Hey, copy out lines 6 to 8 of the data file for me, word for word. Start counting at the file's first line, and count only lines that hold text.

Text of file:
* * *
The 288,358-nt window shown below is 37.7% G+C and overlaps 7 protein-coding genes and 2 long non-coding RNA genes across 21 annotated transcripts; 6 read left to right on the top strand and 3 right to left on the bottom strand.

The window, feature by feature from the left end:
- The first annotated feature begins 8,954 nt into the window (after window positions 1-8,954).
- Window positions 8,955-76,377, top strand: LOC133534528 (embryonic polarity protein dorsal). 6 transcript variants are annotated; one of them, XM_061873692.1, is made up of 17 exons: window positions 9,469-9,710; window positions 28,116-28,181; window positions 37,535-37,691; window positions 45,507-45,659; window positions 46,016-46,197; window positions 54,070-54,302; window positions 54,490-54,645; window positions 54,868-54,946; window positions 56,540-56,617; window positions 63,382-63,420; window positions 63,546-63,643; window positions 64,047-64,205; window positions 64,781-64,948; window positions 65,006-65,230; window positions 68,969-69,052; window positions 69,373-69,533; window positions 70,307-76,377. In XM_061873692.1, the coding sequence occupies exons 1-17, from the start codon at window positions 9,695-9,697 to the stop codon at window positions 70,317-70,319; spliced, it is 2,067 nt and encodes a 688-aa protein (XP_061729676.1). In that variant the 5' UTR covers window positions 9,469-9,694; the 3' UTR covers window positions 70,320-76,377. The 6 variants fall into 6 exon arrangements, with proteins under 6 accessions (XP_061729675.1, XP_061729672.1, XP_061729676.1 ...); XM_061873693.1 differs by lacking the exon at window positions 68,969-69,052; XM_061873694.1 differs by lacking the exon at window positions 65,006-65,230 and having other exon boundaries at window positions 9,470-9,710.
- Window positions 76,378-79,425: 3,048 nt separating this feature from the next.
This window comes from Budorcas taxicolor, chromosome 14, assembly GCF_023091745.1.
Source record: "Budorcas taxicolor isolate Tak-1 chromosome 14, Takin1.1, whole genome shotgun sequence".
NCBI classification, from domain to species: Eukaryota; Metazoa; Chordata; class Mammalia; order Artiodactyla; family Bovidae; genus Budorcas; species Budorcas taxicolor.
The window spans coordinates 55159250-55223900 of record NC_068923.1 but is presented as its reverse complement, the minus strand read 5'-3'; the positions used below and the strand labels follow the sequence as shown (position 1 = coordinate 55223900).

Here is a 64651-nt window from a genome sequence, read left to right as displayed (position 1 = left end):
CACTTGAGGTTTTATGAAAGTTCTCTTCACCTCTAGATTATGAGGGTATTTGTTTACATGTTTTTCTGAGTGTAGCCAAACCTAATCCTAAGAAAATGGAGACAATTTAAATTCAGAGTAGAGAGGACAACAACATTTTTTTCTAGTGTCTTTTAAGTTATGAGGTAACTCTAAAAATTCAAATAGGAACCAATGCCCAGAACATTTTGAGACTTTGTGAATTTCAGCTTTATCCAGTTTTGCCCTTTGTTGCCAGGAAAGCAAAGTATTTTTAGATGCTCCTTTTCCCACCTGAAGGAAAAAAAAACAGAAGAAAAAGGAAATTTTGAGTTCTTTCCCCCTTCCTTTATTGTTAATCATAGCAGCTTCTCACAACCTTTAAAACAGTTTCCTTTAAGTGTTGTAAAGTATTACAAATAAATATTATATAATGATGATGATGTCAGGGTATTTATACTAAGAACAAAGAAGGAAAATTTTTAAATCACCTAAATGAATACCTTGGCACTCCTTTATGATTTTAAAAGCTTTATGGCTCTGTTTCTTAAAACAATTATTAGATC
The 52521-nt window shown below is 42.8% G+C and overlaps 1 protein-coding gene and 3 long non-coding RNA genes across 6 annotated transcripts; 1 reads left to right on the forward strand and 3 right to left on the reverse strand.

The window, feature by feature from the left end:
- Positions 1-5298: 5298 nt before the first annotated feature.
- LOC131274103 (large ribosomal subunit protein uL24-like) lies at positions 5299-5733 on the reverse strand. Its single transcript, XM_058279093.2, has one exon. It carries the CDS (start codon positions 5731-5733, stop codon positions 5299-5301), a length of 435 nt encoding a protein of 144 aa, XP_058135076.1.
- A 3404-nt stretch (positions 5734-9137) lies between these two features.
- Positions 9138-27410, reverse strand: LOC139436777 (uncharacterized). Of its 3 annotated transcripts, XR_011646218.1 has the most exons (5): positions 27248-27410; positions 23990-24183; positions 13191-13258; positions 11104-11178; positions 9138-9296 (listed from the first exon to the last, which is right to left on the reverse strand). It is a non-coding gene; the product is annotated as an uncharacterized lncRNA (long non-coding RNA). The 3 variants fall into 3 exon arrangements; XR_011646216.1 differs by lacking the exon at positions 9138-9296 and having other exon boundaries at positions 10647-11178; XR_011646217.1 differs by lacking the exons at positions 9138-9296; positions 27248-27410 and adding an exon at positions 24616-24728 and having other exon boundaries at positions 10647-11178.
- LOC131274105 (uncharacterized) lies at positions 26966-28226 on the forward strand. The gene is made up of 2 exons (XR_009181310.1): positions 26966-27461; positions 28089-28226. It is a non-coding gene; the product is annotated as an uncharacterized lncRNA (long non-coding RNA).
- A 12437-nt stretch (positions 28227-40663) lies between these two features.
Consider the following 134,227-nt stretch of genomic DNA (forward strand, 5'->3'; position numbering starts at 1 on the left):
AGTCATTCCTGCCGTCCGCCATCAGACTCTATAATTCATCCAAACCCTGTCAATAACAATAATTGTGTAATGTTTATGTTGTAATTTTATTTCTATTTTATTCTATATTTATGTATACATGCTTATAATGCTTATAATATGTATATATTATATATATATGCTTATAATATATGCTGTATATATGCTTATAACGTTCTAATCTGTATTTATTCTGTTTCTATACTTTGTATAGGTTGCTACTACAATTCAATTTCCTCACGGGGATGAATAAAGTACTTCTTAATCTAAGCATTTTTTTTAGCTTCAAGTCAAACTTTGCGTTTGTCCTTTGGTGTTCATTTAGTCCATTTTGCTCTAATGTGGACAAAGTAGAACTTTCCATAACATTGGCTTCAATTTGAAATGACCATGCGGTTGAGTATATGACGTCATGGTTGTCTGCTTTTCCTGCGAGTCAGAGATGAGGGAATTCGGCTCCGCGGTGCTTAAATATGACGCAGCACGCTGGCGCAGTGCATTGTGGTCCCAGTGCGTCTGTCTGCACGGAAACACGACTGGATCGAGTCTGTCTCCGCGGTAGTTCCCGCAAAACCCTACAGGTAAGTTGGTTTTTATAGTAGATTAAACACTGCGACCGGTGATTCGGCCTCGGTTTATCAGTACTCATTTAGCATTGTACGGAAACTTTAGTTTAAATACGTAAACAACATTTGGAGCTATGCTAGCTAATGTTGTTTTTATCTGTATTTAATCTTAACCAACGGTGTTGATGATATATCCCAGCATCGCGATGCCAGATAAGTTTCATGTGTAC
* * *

This window comes from Budorcas taxicolor, chromosome 14, assembly GCF_023091745.1.
Source record: "Budorcas taxicolor isolate Tak-1 chromosome 14, Takin1.1, whole genome shotgun sequence".
NCBI classification, from domain to species: Eukaryota; Metazoa; Chordata; class Mammalia; order Artiodactyla; family Bovidae; genus Budorcas; species Budorcas taxicolor.